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Little Leaf Farms founder and CEO Paul Sellew in one of the company s greenhouses for growing organic baby lettuce. SUN FILE PHOTO/JULIA MALAKIE

DEVENS — The area’s only LEED certified “green community” is even greener now, heads above the rest.

Little Leaf Farms at 105 Walker Road hydroponically grows millions of pounds of lettuce every year in a system that reuses rainwater and requires no soil. It is literally a “plant” plant, now entering its second full year in operation.

The sprawling, 13-acre farm is scheduled for expansion of its existing 220,000-square-feet of indoor greenhouse with another 183,000-square-feet already approved for development on an abutting 12-acre tract.

The innovative hydro-engineering network allows for 80 percent of the crop’s irrigation needs to be supplied via a roof and flow-path designed to catch, store and redistribute rainwater.

But that is the tip of the iceberg in terms of efficiency and sustainability. The actual agricultural process is a unique set of steps that grows lettuce leafs from seed to store-shelves in 25 days.

Paul Sellew is the architect of the system and the founder and CEO of LLF. He and his 45 employees engage in what he calls “fertigation.”

“As the rainwater is collected from the roof, we infuse it with nutrients before irrigating the plants,” he said.

The seeds, which are imported from Holland, are systematically laid into a bed of stone wool, which is made from basalt rock. The stone wool is nestled into 19-foot-long gutters where the lettuce is grown. Everything is organic and the fertilized byproducts are returned back into the ecosystem through industrial-level composting off-site.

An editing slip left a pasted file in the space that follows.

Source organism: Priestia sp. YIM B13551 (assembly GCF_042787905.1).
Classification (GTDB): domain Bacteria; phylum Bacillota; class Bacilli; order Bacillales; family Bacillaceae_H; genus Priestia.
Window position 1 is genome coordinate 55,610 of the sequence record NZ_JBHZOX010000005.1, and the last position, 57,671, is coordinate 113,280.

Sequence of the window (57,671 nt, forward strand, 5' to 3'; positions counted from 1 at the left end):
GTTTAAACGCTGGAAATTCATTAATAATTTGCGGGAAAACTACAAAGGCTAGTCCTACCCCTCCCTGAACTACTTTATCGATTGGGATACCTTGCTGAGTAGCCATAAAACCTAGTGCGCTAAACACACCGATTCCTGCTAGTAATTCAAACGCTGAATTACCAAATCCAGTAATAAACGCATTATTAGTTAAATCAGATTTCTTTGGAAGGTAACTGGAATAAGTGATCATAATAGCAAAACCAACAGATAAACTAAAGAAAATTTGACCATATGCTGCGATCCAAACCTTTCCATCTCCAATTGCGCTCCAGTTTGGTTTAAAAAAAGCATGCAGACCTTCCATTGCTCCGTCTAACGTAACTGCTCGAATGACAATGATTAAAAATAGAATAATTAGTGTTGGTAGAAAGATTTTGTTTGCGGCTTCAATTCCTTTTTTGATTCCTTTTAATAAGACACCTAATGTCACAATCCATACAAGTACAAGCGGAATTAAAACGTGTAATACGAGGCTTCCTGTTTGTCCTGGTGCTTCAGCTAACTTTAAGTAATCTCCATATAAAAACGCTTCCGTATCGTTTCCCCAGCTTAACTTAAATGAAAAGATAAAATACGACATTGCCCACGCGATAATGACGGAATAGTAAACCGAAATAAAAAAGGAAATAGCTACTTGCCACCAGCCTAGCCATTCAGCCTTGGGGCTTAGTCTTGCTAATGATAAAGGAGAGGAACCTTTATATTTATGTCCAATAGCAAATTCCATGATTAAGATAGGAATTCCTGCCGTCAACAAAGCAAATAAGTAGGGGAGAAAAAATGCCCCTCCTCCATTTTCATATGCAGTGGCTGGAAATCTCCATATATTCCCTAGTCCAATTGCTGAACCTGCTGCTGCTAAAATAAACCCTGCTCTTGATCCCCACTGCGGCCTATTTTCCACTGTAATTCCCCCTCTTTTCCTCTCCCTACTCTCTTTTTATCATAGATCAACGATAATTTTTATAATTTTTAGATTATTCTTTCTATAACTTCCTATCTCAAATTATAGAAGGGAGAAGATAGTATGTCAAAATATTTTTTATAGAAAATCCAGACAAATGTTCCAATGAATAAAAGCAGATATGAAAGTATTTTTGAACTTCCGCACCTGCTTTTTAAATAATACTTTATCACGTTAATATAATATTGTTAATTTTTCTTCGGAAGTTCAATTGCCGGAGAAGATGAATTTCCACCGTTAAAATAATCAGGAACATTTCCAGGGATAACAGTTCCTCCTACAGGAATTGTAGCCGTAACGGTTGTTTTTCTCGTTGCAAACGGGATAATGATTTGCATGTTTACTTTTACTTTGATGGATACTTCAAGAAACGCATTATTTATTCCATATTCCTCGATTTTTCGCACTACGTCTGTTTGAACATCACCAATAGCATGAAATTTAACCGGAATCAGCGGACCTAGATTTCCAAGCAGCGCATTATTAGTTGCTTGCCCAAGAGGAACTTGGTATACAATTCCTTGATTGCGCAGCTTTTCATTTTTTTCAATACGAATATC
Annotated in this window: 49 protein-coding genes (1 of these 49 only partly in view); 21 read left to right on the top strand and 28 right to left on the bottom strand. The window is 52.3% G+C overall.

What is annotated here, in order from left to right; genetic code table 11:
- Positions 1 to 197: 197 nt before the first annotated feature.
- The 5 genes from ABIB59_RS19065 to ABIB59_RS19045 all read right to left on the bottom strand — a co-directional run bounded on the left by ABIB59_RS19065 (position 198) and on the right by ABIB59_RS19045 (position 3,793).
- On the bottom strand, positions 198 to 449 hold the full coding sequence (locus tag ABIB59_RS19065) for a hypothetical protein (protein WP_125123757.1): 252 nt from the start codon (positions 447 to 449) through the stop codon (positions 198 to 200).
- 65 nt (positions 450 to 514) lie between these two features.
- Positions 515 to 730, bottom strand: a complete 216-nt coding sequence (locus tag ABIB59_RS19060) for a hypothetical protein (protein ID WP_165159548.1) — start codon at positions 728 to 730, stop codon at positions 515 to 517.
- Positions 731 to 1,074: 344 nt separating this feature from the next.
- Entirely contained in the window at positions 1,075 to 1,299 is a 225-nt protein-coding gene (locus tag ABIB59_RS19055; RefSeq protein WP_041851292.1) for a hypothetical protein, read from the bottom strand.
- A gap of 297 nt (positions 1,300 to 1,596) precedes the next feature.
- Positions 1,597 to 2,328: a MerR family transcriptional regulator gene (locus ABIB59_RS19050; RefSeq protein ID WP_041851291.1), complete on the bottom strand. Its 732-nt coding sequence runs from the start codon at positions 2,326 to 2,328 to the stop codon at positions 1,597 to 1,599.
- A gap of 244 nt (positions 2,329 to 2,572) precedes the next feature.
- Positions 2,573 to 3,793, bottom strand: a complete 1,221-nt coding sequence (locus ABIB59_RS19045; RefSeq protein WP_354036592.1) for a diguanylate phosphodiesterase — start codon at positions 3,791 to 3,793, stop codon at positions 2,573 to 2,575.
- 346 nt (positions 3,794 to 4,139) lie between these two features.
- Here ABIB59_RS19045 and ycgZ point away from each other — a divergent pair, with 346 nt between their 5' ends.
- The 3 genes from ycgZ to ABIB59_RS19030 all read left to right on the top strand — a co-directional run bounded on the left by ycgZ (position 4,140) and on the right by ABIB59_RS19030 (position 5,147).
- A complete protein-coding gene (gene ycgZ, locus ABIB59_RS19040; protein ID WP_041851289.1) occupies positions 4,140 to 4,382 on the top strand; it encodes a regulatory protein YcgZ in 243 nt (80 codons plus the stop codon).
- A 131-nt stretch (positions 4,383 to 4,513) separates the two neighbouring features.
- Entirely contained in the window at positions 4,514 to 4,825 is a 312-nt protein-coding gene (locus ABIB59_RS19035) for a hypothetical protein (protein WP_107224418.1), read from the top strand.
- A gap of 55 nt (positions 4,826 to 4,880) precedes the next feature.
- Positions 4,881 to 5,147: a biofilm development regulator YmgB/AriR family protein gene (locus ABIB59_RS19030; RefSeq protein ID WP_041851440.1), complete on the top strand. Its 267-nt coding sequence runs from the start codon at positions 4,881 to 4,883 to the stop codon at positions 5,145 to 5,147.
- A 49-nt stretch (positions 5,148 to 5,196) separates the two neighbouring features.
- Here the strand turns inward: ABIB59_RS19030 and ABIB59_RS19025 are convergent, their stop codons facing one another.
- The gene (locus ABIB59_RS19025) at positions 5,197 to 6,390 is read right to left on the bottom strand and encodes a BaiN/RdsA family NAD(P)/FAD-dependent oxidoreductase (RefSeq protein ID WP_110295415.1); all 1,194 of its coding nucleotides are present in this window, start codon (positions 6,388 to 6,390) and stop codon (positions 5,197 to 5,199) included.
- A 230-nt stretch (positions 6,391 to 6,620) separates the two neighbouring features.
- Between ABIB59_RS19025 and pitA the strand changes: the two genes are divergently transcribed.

The complex labyrinth of 25,000 “mobile gutters” are moved around the floor space. The “little leaf lettuce” (yes, that is the plant’s name and the plant name) is three varieties of plant in a spring mix of green leaf, red leaf and arugula. It is packaged immediately upon cutting and, “it arrives at the merchants within a day of harvesting.”

“Local lettuce, locals love,” reads the sign on the door. Already supplying local grocers and food service providers, LLF recently began selling to local school districts. Although not available directly to consumers, little leaf lettuce is available at nearly every major supermarket chain in the region, and now is enjoyed by students in Springfield public schools and UMass Amherst, et al.

“We are always looking for more business,” said Sellew, who is a lifelong practitioner of agriculture-related occupations including growing up on his family’s Pride’s Corner Farm in Connecticut.

“In the spring and summer we can produce more because the sun is out longer.” The scheduled expansion, slated for late 2019, will nearly double the output capabilities.

Because most lettuce arrives from the West Coast and the trip can often take seven days or more, not including whatever layover time at the farms, little leaf lettuce has shipping advantage to local stores.

“Our prices are competitive,” Sellew said.

The mass-production, short-turnover, low-shipping costs, self-contained and efficient process converge to keep prices in line with larger producers.

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